A family vacation

In the old days planning a summer holiday was fairly simple. It would consist of three steps.
1. Father would tell you where you were going.
2. You would nod.
3. Father would tell you to stop nodding your head like a yoyo.
This whole process would take less than three minutes and would always end with your father adjusting your head so that it stayed in place.
Also, in the old days (days were also known as “them days”, “days gone by” or “days when L.K. Advani was still just middle-aged”), the holiday would be for a much longer duration. For example, in 1979, our trip to Mahabaleshwar cost us 26 days. Granted, four of them were spent finding Mahabaleshwar after my father took a wrong turn at Chembur.
Yet three weeks in a sleepy town like Mahabaleshwar was par for the course. This in spite of the fact that in Mahabaleshwar there are only three things you can do: a) visit the lake. b) visit the market. c) run from the monkeys while visiting the lake or the market.
Well, those were the old days. It’s now time to move on with the times, after all Mr Advani isn’t middle-aged any more. So I decided the family vacation would involve a more democratic process. Just to give the family meeting a thorough professional approach, we had the meeting in err... our bedroom.
As I lay on my back on the bed, my five-year-old daughter took her customary position on my chest. This move is a real source of delight for both parties. It allows her to lounge about on my ample chest, and it also cuts off my oxygen supply from the lungs onwards.
My son, wearing the Broacha male uniform — an underwear, sat on a chair and kicked off the proceedings like the philosopher he is: Orlando is where the world wrestling entertainment has its headquarters. We’ll all have a swell time.
I immediately tried to argue the point but luckily I couldn’t breathe. But just then the ultimate wrestler, my wife, shot down his idea. Who wants to see 125 kilo men wearing skimpy Speedos bash each other up? When she put it that way we all raised our hands. My wife did what she always does to keep the family together — she ignored us.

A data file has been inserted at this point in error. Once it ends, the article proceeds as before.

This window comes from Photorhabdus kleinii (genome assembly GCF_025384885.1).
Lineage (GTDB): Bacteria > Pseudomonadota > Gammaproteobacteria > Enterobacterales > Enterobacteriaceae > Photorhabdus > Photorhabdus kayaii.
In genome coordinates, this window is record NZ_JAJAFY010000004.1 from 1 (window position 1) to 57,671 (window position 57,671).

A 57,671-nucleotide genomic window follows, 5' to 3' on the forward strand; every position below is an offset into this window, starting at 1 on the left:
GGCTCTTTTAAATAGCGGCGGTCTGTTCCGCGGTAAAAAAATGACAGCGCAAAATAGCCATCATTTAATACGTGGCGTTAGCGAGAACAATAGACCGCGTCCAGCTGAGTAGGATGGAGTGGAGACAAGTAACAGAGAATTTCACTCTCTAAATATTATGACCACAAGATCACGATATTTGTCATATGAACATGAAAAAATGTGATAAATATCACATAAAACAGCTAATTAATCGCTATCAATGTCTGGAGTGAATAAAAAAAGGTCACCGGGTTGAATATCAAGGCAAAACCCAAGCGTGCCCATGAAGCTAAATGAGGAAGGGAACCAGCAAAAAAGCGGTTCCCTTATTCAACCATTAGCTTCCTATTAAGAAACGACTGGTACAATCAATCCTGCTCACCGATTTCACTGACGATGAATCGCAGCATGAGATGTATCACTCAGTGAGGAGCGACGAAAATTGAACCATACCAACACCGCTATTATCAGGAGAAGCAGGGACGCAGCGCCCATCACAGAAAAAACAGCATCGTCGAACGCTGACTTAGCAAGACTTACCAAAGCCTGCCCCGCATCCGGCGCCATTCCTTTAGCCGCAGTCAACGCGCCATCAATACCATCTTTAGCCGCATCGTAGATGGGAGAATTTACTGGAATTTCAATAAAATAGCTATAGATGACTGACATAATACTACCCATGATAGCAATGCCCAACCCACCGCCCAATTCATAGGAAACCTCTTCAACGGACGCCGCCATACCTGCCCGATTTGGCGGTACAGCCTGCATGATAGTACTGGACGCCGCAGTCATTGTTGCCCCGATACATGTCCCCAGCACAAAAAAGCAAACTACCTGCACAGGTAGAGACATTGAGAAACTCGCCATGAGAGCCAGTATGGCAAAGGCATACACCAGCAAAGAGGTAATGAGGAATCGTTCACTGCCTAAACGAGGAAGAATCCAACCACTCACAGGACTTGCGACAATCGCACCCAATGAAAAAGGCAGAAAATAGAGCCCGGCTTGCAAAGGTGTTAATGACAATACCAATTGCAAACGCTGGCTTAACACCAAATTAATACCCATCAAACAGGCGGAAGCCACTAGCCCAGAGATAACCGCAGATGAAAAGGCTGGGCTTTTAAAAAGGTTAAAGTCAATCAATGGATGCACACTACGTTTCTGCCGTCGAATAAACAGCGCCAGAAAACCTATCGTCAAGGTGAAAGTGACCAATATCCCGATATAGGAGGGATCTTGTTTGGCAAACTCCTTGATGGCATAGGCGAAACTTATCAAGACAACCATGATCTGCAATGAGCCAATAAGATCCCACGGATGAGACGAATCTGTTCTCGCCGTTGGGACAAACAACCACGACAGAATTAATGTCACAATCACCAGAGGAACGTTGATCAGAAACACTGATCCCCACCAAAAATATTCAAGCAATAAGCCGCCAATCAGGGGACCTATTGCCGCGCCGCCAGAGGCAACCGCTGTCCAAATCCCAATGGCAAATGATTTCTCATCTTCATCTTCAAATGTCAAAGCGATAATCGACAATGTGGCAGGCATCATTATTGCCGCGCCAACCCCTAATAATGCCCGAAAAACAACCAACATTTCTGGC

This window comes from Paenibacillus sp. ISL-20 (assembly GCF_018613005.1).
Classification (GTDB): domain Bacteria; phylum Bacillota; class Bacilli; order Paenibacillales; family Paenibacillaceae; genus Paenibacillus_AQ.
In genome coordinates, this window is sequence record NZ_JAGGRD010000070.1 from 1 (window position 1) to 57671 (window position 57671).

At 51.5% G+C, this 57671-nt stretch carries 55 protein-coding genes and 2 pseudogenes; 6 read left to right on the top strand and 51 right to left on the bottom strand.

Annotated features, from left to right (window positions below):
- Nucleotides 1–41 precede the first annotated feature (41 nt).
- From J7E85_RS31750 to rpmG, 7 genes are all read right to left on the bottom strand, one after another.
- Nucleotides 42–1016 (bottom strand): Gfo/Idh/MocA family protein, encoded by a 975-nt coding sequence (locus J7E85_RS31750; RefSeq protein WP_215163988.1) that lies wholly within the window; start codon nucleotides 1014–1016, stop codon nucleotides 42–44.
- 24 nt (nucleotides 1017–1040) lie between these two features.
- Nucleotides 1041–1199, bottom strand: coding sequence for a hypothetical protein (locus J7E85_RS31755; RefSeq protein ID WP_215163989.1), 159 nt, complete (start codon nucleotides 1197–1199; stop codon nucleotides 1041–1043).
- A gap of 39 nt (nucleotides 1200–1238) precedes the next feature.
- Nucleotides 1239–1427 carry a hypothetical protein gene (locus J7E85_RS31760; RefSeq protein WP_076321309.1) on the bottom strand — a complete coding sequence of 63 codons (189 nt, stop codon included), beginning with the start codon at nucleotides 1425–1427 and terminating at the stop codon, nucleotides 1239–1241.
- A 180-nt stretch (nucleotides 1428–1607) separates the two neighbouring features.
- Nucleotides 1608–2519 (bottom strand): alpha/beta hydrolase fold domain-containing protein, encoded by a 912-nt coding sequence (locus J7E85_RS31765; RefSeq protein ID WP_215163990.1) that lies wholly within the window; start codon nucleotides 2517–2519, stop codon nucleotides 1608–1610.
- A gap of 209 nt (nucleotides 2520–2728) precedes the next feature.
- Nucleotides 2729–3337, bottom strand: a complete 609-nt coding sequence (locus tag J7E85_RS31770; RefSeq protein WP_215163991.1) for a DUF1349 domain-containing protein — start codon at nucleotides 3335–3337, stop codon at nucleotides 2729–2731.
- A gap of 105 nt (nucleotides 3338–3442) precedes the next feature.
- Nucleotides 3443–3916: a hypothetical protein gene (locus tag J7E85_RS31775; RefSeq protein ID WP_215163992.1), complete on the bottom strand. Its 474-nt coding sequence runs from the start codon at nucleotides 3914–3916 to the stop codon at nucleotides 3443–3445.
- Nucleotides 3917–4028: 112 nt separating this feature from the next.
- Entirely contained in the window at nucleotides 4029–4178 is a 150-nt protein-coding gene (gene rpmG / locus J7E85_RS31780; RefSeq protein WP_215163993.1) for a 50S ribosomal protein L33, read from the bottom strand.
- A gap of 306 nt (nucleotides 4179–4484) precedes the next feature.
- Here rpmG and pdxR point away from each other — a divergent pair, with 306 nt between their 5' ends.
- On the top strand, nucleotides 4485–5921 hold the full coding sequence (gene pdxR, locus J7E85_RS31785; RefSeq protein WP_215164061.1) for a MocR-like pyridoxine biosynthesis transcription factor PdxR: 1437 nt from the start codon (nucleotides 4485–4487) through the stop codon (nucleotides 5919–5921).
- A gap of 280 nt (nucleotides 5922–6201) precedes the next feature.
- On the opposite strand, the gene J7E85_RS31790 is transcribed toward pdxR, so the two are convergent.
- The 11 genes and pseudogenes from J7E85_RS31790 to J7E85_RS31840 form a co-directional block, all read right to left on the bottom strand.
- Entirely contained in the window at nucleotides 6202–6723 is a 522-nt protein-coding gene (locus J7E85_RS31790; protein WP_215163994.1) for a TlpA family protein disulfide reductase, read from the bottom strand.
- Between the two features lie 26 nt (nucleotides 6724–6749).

For the next 20 minutes suggestions kept pouring in. My son’s second choice was Philadelphia, not for any other reason but because he just learnt how to pronounce the name. When that was vetoed, he went down under and plumped for Adelaide, Melbourne, Sydney and 13 reservation spots which are considered protected because they are still inhabited by the indigenous aboriginal tribe, none of whom are keen to have you visit.
Desperately he shifted base to the West Indies, but Barbados was hotter than Mumbai and costs almost as much. In a fit of dismay my son assumed the pose of a man who has finally given up: lying on the back with both feet in the air. As he banged his heels together and simultaneously told us that we were lousy parents and that he’d rather not come on holiday in any case, my wife decided to amend the Constitution. Democracy stood cancelled. The egalitarian was out. It was oligarchy time once again and a twisted déjà vu followed.
My wife from now on replaced my father from the past (err not literally; I’m not married to my father) — the holiday discussion took three minutes. It consisted of:
1. My wife telling us where we were going.
2. Me nodding.
3. My wife telling me to stop nodding my head like a yoyo.
But that’s not the good news. The good news
is we are going to Mahabaleshwar again.


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Great advice. I especially like your summary.no deposit forex bonus

Thank you Cyrus for sharing

Thank you Cyrus for sharing your wonderful memories. I am big fan of yours. You are such a charming person. I guess my husband also thinks the same about me when it comes to vacation.

Riding vacations

Thats was fun reading about

Thats was fun reading about this article, some things never change only the mode through it is hapenning change . Enjoy Mahabaleshwar with strawberries!!!

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